Even with 330bhp a 4 cylinder turbo engine is not special enough. They should use the 5 cylinder from the Fiat Coupe 20V.

Love what Alphaholics, Singer, Frontline Development or MZR Roadsports do. Sadly this Lancia is not in that league. And asking €300.000 for it is madness.

Lukas Duyck
Lukas Duyck

How can you be so closed minded and say it’s not a succesful restomod. You personaly might not like it but it looks great as a two door hatch as is. The interior as well is greatly improved over the original without losing that 80’s vibe. What about the engine? The original had a 4 cylinder turbo which did the job. Why would you opt for a totaly different characteristic of an engine. If you want 5 cylinder rallyness, get a quattro. It might not even have worked in the Delta. Getting that 4 cylinder turbo in the evo 2… Read more »

Car Enthusiasts Center AG
Car Enthusiasts Center AG

We love this Delta Futurista. The modifications are great, the design unique and the colour just great. But, we would love to see more precision on some details as clearamces and seals. For that price one should get an impeccable car.

Alex
Alex

In a world where half million dollar supercars seem to crawl the streets of every major city, chased by young ‘Youtubers’ running past Mark II GT40’s & Porsche 959’s to capture over-revving V12s, like an automotive Eugene Delacroix, Mr. Amos’ 300,000 Euro masterpiece stands as a testament to history, passion, and taste, a priceless masterpiece that is now the flag bearer for the resistance, an automotive Marianne standing atop of the corpses of wrapped Aventadors and straight piped R8s. Vive La Resistance Mr. Amos, Vive La Resistance!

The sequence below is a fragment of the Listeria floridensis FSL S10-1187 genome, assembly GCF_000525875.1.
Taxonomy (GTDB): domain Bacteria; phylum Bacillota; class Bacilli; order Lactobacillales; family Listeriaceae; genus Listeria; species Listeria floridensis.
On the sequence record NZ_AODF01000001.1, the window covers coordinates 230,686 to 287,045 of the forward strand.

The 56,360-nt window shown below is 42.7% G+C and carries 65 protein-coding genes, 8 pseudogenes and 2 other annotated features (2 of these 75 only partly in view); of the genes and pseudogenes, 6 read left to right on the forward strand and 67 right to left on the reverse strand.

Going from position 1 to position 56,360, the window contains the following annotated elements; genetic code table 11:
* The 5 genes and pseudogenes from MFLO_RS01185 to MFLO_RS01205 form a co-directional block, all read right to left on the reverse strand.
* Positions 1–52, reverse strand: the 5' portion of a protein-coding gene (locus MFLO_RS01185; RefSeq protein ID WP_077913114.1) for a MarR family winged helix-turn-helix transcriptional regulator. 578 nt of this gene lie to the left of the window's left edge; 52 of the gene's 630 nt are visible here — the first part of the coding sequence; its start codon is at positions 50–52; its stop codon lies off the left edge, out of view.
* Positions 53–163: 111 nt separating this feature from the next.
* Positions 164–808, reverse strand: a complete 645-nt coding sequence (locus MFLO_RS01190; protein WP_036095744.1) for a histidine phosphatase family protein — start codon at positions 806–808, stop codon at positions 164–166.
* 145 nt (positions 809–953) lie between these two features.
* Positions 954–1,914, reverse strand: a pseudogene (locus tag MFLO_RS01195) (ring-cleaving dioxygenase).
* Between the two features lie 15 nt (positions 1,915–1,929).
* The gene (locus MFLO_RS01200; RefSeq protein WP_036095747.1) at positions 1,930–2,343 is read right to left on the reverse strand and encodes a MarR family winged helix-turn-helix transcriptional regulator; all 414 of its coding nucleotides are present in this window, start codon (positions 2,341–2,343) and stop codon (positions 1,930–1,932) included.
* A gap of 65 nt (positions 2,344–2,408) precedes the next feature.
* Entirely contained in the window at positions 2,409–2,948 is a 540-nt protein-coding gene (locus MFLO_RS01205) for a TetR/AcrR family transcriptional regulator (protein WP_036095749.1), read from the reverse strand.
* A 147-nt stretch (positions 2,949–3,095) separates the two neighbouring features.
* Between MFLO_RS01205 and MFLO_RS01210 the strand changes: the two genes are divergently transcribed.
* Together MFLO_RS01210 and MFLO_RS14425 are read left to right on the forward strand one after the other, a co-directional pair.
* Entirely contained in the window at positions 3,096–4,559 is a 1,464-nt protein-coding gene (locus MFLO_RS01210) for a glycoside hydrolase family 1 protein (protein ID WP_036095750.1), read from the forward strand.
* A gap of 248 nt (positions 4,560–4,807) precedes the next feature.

Franz Kafka
Franz Kafka

Interesting but before passing judgement I’d like to see some valid verified performance specs to back up what is for all practical purposes an excessively outrageous price tag in light of what can be done to an Integrale for a helluva lot less by a multitude of builders , resto modders etc . In as far as comparisons to the Ferrari pretending to be a Stratos are concerned ;.On the positive at least this IS a Lancia . But all bets are like the Stratos wanna be both are excessively over hyped and over priced pretense neither of which floats… Read more »

crhurd
crhurd

I have yet to see you leave a comment that is not in some way demeaning the subject of the article while simultaneously stroking your extremely inflated ego.